Applying ‘drought’ to potted plants by maintaining suboptimal soil moisture improves plant water relations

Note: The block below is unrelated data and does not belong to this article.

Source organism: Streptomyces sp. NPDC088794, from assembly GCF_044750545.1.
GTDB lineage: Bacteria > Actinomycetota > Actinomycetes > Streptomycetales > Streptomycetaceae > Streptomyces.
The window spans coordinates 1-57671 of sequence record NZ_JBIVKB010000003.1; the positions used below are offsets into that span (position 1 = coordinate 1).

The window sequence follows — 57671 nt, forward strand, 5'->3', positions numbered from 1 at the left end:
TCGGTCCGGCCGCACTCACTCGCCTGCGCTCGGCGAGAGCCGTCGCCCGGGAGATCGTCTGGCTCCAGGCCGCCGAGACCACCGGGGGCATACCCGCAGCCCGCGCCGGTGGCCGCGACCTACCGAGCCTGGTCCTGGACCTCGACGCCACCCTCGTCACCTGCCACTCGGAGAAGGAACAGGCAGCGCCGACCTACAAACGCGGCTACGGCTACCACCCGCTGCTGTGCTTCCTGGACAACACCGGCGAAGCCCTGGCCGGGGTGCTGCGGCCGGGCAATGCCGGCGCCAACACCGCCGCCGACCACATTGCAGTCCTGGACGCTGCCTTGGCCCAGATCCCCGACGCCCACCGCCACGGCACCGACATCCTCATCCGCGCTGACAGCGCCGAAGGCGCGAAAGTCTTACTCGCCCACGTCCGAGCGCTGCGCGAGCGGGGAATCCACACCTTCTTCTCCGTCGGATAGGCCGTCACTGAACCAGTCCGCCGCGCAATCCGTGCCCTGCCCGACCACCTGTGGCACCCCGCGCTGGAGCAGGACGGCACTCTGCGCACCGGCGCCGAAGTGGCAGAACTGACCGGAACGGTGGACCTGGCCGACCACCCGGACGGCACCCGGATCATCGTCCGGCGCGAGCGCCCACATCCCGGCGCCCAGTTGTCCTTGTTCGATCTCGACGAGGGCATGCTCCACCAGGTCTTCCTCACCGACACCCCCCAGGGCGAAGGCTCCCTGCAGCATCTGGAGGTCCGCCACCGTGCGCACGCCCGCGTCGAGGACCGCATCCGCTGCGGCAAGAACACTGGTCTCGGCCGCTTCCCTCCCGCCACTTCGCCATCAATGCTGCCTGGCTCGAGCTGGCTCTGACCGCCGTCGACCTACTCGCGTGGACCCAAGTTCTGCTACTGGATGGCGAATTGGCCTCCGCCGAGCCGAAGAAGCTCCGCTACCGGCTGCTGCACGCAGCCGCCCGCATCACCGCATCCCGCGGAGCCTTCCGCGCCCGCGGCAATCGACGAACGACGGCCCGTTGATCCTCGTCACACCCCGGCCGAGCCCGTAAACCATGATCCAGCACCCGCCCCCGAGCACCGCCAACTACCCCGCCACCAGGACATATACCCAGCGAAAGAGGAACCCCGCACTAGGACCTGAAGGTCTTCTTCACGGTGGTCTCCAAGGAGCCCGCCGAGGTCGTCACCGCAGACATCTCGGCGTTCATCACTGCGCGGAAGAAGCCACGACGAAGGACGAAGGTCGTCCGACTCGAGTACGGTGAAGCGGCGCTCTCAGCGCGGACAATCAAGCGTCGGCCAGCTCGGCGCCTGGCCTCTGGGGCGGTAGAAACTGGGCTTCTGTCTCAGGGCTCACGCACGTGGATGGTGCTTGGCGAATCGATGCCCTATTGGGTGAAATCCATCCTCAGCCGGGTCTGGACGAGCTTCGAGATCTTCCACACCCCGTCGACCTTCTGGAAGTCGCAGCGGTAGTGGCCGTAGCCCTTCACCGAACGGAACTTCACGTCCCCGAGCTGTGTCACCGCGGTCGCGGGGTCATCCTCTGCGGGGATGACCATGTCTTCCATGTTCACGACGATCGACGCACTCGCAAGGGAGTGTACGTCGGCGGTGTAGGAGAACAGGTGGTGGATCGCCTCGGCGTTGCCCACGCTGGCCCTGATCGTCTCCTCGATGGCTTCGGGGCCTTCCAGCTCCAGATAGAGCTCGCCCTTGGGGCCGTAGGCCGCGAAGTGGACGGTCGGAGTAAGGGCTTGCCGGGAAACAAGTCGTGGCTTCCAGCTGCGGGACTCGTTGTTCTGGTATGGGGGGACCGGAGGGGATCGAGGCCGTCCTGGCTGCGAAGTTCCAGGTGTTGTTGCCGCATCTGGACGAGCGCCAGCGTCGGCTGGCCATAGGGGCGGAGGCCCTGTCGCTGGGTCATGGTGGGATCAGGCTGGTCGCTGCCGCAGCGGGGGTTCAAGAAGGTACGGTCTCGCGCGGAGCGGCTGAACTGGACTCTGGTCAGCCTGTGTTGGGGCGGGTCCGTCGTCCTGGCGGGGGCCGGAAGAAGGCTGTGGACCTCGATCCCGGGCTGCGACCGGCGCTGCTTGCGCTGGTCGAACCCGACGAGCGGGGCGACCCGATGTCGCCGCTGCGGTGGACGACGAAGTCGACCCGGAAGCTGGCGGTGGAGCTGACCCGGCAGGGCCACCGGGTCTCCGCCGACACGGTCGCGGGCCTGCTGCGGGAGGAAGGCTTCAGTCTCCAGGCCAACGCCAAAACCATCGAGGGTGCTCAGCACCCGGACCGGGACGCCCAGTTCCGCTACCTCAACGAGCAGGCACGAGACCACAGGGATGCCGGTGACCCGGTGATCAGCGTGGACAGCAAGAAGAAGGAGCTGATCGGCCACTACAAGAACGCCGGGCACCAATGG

We investigated the hypothesis that continuous water application allows favorable and steady water content and hydraulic conductivity in the root zone, thus enabling higher water potential in the soil–root interface (ψroot). Elevated ψroot increases transpiration (T) and prevents yield loss due to stomatal closure or to low root osmotic potential that develops in response to low ψroot. We assume further, that the advantage of continuous water application is more pronounced for young plants, where water uptake per root length and competition on resources in the root system is higher. We investigated this hypothesis by examining the average water content of the root zone and T as a function of time for sunflowers grown under varied irrigation frequencies experimentally and in a modeled simulations, and by solving for the necessary effective root length and ψroot for each case. High frequency water application was shown to positively affect root water uptake efficiency and yield, especially when plants were young. Irrigation frequency affected growth through the water content in the bulk soil (θsoil) which in turn affects ψroot. A low θsoil and coupled low hydraulic conductivity decreased T and yield. Moreover, a decreased θsoil caused low ψroot, inefficient allocation of energy and carbohydrates and eventual yield loss. It was likely that these phenomena were more pronounced with young plants due to higher water uptake per root length.